Color Coordination

Color Coordination

Glossary Of Furniture Terms

Color is a powerful tool which can be used to help create a certain atmosphere. When choosing a color palette for a particular room, first think about the mood you want to set. The cool colors of blue and green create a soothing, restful effect. Red, orange and yellow are warm colors that can be used to make a room sunny and bright.

How to Choose a Color Scheme

You don't have to be an artist to use color effectively if you understand the relationship of colors to each other.

Monochromatic Scheme

Select variations in lightness and saturation of a single color from the color wheel. This look is subtle, elegant and sophisticated. It is a calm scheme that forms an excellent background for accessories and collections.

Related Scheme

Choose colors that are next to each other on the color wheel. Decide which color will be dominant and use the others as accents. A related scheme using cool colors is restful, since there is not much contrast. On the other hand, a related scheme can also become quite exciting when violet and red or pink and orange are combined.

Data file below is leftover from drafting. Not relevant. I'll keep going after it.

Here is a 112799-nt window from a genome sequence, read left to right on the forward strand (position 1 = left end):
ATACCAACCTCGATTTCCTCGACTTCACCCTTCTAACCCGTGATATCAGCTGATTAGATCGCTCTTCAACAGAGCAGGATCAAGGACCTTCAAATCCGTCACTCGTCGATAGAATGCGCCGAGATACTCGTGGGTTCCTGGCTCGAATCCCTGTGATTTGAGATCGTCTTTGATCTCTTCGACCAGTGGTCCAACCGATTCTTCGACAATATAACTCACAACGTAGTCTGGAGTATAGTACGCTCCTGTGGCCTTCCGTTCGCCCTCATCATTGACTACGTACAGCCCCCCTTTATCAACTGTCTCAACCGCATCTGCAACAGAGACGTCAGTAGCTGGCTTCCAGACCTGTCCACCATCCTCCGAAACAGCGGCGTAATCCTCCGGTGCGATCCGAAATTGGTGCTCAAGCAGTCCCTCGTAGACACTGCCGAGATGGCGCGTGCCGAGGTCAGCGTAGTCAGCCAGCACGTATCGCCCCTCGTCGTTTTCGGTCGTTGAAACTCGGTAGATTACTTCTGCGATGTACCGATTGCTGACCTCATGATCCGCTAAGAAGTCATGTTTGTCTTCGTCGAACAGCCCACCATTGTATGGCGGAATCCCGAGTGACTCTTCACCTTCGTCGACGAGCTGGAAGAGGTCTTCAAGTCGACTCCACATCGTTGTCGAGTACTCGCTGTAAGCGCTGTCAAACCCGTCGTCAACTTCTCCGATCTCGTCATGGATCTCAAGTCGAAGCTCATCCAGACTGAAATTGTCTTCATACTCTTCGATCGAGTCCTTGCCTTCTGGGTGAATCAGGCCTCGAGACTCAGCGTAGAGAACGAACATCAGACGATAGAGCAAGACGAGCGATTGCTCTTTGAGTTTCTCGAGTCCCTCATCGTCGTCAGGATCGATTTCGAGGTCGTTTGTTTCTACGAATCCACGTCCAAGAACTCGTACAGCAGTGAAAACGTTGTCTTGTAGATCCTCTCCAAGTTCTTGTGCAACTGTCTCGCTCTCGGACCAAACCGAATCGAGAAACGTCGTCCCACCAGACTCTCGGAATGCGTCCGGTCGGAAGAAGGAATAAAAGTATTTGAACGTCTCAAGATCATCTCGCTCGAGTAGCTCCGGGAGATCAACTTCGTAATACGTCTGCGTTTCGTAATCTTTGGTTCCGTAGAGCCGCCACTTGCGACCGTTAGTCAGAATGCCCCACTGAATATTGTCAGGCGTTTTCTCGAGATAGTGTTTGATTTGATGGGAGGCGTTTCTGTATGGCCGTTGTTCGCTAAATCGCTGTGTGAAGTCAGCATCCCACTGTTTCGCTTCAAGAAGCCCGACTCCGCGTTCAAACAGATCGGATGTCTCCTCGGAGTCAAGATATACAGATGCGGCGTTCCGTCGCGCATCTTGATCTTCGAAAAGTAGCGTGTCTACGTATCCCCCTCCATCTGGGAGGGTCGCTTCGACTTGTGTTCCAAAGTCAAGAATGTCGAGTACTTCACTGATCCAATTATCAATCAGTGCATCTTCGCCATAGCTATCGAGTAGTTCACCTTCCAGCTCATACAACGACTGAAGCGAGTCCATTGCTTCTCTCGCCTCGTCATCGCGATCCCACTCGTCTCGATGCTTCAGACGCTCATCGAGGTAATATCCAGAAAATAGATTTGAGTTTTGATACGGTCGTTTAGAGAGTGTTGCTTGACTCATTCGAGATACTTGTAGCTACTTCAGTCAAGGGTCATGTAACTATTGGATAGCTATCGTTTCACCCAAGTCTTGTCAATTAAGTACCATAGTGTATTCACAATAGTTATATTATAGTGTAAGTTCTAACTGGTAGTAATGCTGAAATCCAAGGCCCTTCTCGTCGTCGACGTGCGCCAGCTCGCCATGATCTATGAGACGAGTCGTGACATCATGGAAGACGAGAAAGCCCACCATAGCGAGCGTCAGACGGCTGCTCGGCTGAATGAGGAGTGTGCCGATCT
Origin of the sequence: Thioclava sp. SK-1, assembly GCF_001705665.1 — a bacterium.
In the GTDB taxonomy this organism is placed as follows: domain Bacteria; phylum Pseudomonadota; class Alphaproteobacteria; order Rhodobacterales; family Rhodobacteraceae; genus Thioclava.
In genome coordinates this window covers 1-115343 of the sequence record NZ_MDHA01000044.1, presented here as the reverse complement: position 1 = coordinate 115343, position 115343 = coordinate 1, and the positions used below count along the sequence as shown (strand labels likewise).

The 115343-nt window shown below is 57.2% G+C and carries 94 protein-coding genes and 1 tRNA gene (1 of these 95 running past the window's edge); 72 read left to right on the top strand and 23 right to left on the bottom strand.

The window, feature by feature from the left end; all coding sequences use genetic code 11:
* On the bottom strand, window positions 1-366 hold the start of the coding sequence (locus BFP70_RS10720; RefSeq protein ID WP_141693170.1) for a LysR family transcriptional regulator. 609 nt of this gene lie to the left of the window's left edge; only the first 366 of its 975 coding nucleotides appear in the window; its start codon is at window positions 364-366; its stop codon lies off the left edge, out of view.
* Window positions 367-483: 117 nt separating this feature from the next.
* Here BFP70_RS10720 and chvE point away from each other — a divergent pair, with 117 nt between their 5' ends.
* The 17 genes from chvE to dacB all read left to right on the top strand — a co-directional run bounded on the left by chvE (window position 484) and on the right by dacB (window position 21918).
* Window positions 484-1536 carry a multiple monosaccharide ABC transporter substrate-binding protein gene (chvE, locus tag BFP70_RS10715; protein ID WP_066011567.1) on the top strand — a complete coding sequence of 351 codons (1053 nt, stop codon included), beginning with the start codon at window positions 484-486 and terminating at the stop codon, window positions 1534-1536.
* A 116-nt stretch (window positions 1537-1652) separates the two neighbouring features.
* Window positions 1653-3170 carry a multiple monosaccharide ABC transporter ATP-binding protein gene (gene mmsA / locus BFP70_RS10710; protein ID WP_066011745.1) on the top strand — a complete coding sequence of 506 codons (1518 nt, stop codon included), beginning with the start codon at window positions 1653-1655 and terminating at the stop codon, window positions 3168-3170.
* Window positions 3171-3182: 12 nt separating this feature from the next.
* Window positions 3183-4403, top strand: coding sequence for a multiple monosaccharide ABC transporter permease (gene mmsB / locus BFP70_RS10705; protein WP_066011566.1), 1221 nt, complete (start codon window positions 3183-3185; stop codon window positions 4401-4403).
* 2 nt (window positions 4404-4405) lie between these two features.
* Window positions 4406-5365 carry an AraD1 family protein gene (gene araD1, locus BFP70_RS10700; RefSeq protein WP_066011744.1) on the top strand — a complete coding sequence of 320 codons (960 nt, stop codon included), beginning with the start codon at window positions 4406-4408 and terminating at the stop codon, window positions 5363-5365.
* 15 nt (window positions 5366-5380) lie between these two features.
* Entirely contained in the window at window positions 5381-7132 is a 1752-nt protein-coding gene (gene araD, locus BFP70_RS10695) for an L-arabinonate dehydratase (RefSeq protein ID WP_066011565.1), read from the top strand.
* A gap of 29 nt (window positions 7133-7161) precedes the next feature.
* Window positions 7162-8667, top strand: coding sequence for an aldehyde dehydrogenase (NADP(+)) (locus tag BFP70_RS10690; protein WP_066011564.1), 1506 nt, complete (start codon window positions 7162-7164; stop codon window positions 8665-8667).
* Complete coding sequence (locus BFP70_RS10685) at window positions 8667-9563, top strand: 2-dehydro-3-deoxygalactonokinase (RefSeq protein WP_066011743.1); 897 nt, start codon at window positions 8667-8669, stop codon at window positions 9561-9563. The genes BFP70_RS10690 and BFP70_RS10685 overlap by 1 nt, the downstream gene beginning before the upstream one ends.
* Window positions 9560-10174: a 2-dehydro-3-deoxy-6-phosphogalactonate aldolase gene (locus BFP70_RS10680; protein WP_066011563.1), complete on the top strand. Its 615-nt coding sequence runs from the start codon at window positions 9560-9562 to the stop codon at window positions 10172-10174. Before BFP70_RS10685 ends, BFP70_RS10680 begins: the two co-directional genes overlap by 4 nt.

Complementary Scheme

Complementary colors are those opposite each other on the color wheel: red and green, yellow and violet, blue and orange. Complementary color schemes are uncommon, can be very lively and often are accented with white.


How to Incorporate Neutrals

Neutrals include grays, beiges, taupes, off-whites, stark white and black. Depending on how they are used, neutrals can balance strong colors or be incorporated as effective contrasts and dramatic elements.


Use Color to Maximize Space

Lighter colors are expansive, making the room appear larger. In some cases, you may consider using a combination of colors to create an illusion. For example, if the ceiling is too high, paint it a darker or brighter color to contrast with a lighter or cooler wall color. The reverse will make ceilings appear higher.